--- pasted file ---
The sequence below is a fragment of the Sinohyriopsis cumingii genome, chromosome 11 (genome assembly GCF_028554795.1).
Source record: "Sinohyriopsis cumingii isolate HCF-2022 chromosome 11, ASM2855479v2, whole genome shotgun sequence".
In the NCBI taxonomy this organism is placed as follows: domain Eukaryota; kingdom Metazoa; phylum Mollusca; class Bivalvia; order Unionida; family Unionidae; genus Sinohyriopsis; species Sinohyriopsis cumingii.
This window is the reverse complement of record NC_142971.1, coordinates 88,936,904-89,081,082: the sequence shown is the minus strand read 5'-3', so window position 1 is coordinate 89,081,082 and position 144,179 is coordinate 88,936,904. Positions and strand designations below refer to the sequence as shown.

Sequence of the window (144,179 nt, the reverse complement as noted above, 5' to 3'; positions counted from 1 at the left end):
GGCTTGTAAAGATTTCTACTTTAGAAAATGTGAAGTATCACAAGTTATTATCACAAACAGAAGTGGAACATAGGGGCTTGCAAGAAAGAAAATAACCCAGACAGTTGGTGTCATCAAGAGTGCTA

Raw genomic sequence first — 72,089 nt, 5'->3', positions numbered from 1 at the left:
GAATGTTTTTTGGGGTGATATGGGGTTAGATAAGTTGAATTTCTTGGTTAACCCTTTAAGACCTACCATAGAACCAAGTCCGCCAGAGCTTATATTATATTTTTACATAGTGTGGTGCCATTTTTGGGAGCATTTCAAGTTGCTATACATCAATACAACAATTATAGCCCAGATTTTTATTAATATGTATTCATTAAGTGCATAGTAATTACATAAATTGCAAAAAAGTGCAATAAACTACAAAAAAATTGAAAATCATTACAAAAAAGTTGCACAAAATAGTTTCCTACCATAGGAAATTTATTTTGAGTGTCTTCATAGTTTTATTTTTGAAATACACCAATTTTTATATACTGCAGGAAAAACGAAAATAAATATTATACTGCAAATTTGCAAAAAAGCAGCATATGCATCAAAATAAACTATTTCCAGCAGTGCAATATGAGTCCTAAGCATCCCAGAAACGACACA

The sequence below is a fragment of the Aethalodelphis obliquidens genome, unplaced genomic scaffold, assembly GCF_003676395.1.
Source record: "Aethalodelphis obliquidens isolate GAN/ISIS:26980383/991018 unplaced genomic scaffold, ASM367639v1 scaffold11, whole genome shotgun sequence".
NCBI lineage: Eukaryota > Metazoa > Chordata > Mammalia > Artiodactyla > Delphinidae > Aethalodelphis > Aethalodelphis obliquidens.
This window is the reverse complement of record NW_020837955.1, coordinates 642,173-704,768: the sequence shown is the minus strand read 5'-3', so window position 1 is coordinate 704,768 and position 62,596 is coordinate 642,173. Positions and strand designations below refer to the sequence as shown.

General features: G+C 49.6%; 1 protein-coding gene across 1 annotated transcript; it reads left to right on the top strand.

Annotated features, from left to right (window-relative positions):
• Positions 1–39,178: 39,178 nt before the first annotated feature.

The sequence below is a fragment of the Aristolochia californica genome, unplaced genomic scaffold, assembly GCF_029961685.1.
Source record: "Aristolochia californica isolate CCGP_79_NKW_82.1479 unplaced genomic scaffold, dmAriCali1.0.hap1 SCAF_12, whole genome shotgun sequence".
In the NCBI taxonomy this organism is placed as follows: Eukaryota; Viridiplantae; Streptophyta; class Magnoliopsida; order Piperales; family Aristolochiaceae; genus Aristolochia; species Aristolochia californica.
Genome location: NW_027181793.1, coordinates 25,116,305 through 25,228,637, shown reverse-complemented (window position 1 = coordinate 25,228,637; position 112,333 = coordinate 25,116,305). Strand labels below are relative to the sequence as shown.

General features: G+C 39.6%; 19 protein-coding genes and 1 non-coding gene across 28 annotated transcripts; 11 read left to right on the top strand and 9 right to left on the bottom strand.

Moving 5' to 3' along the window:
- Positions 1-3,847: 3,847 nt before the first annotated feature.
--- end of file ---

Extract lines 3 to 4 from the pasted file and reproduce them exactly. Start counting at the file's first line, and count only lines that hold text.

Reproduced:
In the NCBI taxonomy this organism is placed as follows: domain Eukaryota; kingdom Metazoa; phylum Mollusca; class Bivalvia; order Unionida; family Unionidae; genus Sinohyriopsis; species Sinohyriopsis cumingii.
This window is the reverse complement of record NC_142971.1, coordinates 88,936,904-89,081,082: the sequence shown is the minus strand read 5'-3', so window position 1 is coordinate 89,081,082 and position 144,179 is coordinate 88,936,904. Positions and strand designations below refer to the sequence as shown.